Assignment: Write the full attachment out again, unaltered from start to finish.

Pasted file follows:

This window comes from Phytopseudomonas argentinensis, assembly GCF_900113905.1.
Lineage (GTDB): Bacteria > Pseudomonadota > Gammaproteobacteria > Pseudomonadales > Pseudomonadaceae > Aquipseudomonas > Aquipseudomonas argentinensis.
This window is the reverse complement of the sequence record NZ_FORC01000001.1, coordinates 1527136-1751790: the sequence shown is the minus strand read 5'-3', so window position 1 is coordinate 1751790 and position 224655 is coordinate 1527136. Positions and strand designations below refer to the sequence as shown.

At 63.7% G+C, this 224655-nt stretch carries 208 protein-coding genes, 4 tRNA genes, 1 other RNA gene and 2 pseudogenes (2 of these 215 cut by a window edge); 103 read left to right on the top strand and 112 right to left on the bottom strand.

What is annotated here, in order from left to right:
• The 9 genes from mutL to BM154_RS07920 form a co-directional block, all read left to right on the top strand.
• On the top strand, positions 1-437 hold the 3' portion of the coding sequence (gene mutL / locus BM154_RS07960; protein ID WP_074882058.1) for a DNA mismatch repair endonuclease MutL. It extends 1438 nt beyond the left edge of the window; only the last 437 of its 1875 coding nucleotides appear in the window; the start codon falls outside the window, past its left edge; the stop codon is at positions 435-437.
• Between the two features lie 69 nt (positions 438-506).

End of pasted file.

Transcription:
This window comes from Phytopseudomonas argentinensis, assembly GCF_900113905.1.
Lineage (GTDB): Bacteria > Pseudomonadota > Gammaproteobacteria > Pseudomonadales > Pseudomonadaceae > Aquipseudomonas > Aquipseudomonas argentinensis.
This window is the reverse complement of the sequence record NZ_FORC01000001.1, coordinates 1527136-1751790: the sequence shown is the minus strand read 5'-3', so window position 1 is coordinate 1751790 and position 224655 is coordinate 1527136. Positions and strand designations below refer to the sequence as shown.

At 63.7% G+C, this 224655-nt stretch carries 208 protein-coding genes, 4 tRNA genes, 1 other RNA gene and 2 pseudogenes (2 of these 215 cut by a window edge); 103 read left to right on the top strand and 112 right to left on the bottom strand.

What is annotated here, in order from left to right:
• The 9 genes from mutL to BM154_RS07920 form a co-directional block, all read left to right on the top strand.
• On the top strand, positions 1-437 hold the 3' portion of the coding sequence (gene mutL / locus BM154_RS07960; protein ID WP_074882058.1) for a DNA mismatch repair endonuclease MutL. It extends 1438 nt beyond the left edge of the window; only the last 437 of its 1875 coding nucleotides appear in the window; the start codon falls outside the window, past its left edge; the stop codon is at positions 435-437.
• Between the two features lie 69 nt (positions 438-506).